Perceptions of a degree or career in engineering should change, says Leah Jamieson
From China to Africa to Europe to the Americas, the slow drip of attrition is proving to be a dangerous drain on the field of engineering. For example, the number of engineering specialties in Chinese universities has fallen by more than half from 1997 to 2006, according to the Chinese Ministry of Education. In the US, while university enrol-ments overall are at all-time highs, the number of students in engineering programmes has not risen appreciably over the past 25 years.
In the UK, the picture is more blurred. There has been a seven per cent increase in engineering and technology higher education applications in the last five years, according to the Engineering and Technology Board (ETB). Its latest data also shows that less than two-thirds of engineering and technology graduates enter employment of some kind six months after graduation and that nine out of 10 of these take up engineering and related occupations, with three-quarters being employed by an engineering company.
However, one of the UK’s most respected academic engineers, Prof Michael Sterling, argued in The Guardian (9 December 2008) that: ‘The picture in terms of engineering graduates at UK universities is not terribly good.’ He said that 40 per cent of all engineering degrees in the UK are not accredited to professional bodies such as the Institution of Engineering and Technology (IET). Graduates from non-accredited courses have to undergo extra training to gain chartered engineer status, therefore only a tiny number of graduates from non-accredited degrees enter the profession. Prof Sterling said that the decline in chartered engineers is further proof. And of the 60 per cent of graduates on accredited engineering courses, only 29 per cent enter the profession and become chartered engineers — therefore the supply of professional engineering graduates will not improve in the short term.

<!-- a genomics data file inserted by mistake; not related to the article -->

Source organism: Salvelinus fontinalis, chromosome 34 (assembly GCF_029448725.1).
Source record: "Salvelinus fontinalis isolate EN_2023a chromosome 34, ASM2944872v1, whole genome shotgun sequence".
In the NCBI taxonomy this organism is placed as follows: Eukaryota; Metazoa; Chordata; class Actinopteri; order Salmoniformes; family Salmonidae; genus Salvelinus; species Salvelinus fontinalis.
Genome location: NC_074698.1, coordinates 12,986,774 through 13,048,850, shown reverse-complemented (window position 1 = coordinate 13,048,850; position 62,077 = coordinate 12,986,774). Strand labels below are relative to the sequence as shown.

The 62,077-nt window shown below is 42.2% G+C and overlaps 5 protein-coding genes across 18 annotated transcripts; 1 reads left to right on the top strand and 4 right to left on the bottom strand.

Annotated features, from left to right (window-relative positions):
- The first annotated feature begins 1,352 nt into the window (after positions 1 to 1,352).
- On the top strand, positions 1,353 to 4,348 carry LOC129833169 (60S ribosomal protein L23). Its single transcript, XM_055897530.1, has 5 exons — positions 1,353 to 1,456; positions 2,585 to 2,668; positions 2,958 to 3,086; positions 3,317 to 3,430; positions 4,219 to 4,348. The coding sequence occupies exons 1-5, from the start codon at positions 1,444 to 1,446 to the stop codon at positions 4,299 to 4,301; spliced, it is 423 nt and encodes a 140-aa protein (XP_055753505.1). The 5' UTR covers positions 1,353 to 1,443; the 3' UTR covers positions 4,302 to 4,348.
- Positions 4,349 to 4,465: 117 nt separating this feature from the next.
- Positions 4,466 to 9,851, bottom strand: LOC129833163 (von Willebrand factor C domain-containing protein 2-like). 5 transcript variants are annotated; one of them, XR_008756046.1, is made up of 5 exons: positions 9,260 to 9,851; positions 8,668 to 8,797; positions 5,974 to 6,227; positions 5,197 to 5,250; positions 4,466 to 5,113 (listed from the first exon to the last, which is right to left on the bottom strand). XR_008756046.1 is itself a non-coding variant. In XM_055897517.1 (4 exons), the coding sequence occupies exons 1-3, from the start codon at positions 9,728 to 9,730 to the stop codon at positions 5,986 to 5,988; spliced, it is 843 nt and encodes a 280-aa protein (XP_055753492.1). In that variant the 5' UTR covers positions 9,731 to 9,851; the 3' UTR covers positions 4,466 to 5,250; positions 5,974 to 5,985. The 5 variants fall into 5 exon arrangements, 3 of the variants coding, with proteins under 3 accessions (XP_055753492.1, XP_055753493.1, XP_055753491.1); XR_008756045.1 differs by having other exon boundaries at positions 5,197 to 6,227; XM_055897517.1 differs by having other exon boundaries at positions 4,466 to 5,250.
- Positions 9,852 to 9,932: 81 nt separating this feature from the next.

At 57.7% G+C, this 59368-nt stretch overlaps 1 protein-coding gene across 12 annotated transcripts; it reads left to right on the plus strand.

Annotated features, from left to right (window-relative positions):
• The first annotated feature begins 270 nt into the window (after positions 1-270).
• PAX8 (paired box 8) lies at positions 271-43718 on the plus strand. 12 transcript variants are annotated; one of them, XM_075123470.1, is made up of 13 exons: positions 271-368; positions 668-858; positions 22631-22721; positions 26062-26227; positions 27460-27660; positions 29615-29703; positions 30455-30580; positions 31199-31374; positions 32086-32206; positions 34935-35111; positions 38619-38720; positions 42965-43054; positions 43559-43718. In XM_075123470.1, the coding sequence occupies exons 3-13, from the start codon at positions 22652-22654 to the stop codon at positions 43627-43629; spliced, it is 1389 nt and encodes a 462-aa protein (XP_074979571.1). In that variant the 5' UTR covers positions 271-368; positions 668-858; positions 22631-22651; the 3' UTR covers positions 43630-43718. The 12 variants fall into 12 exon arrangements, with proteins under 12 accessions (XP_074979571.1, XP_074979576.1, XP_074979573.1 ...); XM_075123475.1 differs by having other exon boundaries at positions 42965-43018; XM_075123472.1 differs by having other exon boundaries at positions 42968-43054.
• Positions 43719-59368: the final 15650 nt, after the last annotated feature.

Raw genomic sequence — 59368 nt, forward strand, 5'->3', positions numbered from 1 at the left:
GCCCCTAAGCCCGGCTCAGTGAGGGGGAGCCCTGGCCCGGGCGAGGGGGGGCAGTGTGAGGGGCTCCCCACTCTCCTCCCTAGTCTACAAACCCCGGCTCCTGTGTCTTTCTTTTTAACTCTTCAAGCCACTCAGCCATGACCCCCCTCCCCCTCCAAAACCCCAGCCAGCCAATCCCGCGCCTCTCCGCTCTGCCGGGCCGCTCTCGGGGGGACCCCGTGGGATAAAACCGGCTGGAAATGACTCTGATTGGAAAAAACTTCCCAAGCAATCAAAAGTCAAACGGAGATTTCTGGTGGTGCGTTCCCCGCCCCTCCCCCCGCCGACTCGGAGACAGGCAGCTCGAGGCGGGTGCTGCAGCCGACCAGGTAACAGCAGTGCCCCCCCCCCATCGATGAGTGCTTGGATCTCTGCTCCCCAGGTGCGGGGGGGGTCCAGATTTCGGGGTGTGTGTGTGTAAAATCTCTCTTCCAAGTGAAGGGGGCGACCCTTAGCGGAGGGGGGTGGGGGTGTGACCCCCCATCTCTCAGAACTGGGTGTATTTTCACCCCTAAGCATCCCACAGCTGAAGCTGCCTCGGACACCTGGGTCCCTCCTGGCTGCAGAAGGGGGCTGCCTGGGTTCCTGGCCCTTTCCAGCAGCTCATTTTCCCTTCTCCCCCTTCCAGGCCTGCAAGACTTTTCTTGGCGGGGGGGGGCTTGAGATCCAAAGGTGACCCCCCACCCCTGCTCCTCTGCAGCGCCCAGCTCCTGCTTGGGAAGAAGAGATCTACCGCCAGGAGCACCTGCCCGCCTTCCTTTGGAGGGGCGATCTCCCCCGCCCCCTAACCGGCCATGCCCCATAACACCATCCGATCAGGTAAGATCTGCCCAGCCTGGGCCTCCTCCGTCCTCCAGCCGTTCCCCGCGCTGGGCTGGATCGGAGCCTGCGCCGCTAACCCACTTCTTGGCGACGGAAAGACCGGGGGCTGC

Engineering also remains a largely male-dominated occupation in the UK. Despite more women joining the sector, the rate of increase is low, according to the ETB. The proportion of female registered engineers is in single figures and although new registrants are currently about one in six, this is growing far too slowly.
What is at stake if the number of qualified engineers doesn’t rise? The innovations of tomorrow in healthcare, alternative energy, communications and the environment; if technology has a humanitarian application in any field, you can bet an engineer is behind it.
The expectations young people have of their careers have shifted seismically in favour of fields that stress creativity and humanitarian concerns. The perception of engineering is that it does the opposite — that it is cold and sterile and focuses too heavily on mastering formidable mathematics and not enough on how engineers apply their skills and creativity to solve real-world problems.
Engineering educators have a role to play; for example, by fostering innovation and connecting engineering to the world, as opposed to a sole focus on the more classic nuts-and-bolts, classroom-only, fundamentals-based curriculum. This can be done by centering engineering education around experiences: internships, co-op, international experiences, research, entrepreneurship and service experiences both in local communities and in developing countries. All of these first-hand experiences support the idea that engineers make a world of difference.
A 2008 US National Academy of Engineering study found students responded more favourably to the idea of engineering as a ‘difference-maker’ in the world than as a field with a main attraction of offering a challenging environment for their maths and science skills. If we can continue to broadcast the world-changing applications and practical uses of engineering loud enough, the message will be heard and it will resonate.
Industry plays a key role in the rescue of the engineering profession. The truth is that no matter how hard we try, if students graduate with an engineering degree and then find themselves stifled, apprenticing in the workplace, we will not be able to re-populate the field and maintain optimum levels of innovation. Industry must do its part and provide workplaces and jobs that, from day one, call upon an engineer’s curiosity, unlimited thinking, relentless passion and leadership skills, especially in the service of society, where applicable.
I recognise that this is a departure for industry, which generally tends to deploy hierarchical structures in which entry-level personnel are deployed to perform tasks that are often detailed rather than creative. But that will have to change if we want students to consider engineering as the ultimate career, and thus choose to become engineers at all.
Leah Jamieson is a former IEEE president and is dean of the College of Engineering at Purdue University